BandFuse: Rock Legends Out Today on PS3

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BandFuse: Rock Legends Out Today on PS3

BandFuse: Rock Legends takes everything that was great with plastic guitar games — addictive gameplay, the music you love, instant playability — and makes it work for real instruments on your PS3. If you ever wanted to sing, play bass, or guitar, and wished all those hours of pressing red, red, green could translate into real music, look no further.

We’re going to take an exclusive, behind-the-scenes look at the craft involved in-level design, challenge ramping, and song transcription. If you’re already familiar with BandFuse, feel free to skip down to the exclusive bits. But first let’s talk about a few of the core features behind BandFuse: Rock Legends.

Bandfuse on PS3

The Legends

One of the many things that sets BandFuse: Rock Legends apart is the host of artists supporting and participating in the game. Slash, Bootsy Collins, and Zakk Wylde (among others) have lent their amazing skill and experience in the form of songs, interviews, instruction and more.

These artists are behind BandFuse: Rock Legends because it is the most authentic rock and roll experience you can have on consoles. Within the game, they entertain, guide, and instruct you with exclusive interview content crafted to round out the rock and roll experience.

The Technology

BandFuse: Rock Legends is designed for you to plug in any guitar or bass with the supplied cable and immediately begin rocking out. The technology behind the game is world class — with no perceptible latency, a unique analytics AI engine, fantastic amp modeling for tones, and a clean 60 frames per second. The game development team pushed to the limit what a console can handle to bring this into your living room. Never before has there been a game that put as much focus on music and audio.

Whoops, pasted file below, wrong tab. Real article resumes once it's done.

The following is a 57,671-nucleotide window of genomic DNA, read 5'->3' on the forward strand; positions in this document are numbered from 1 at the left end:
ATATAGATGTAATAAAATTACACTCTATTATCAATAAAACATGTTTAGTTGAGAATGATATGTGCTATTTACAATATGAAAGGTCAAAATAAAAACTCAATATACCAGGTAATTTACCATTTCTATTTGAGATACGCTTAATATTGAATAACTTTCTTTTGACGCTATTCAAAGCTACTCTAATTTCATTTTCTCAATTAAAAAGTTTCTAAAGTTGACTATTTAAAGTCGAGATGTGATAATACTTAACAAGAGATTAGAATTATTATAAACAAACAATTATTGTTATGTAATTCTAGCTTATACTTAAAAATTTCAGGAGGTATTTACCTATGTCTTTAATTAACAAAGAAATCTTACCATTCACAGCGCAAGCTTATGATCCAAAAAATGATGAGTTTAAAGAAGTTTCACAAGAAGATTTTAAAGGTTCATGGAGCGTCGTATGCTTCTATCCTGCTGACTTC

The Set List

A music rhythm game is nothing without great songs. BandFuse: Rock Legends shoots right up the middle with great rock, veers one direction for some tasty indie treats, and digs in for some metal shred goodness. In addition, we’re bringing additional DLC to the game based upon the feedback we hear from you the players. All 55 songs on disc come with full transcriptions of guitar, bass, vocals, lyrics, and also include the music video or live footage for every song. We’re bringing music videos back!

Exclusive Behind-the-Scenes on Level Design and Challenges

As mentioned, there are 55 songs on disk and every song is fully transcribed as closely as possible to the actual artist performance. Then those songs are broken down for each instrument into four additional levels of difficulty. Each song has the familiar Easy, Medium, Hard, and Expert difficulties, but then add one more level called “Real” for the true transcriptions.

Let’s take a look at what these five difficulties look like in practice. In this case, we’relooking at the opening lick for the song “Love Bites” by Halestorm on the Guitar. “Love Bites” won a Grammy in 2013 and has a fast, driving, and tricky little intro.

Bandfuse on PS3Bandfuse on PS3

For Easy song difficulties, the goal is to create an experience for players who have never touched a guitar before or are transitioning from a plastic instrument. Notes are spread well apart with ample time to prepare for any changes. Most songs are put on the “lower” (5th and 6th) strings of the guitar. And No special techniques are required. The difficulty of the song never increases and the player can be confident of a consistent experience.

For Medium song difficulties, the songs are still designed for beginners, but now for aspiring players who want an acceptable challenge. Players can be expected to use up to three fingers while playing (not at the same time) and arrangements reflect that option. There is still plenty of space for players to respond, but now gameplay may move to new locations on the guitar neck. Most importantly, at this level the song will start as “Easy” but continue to ramp and progress in difficulty until the end.

For Hard song difficulties, several key new features begin to be introduced. “Power” chords and double stops, two of the most fundamental techniques in modern rock, play a part. Palm muting, small bends, and hammer-ons and pull-offs make their way into the musical vocabulary of these levels. For players with some competency, this is a satisfying level to rock out to as you are playing much closer to the actual artists. The difficulty here ramps throughout the song again, both increasing challenge and providing variety.

For Expert song difficulties, things get faster and harder. Shifts and movement around the neck is more fluid, and chords may show up. Techniques cover the gamut from bends to slides to vibrato and tremolo picking, among others. There are some concessions made for approachability, but this is the difficulty designed to prepare you for the real thing.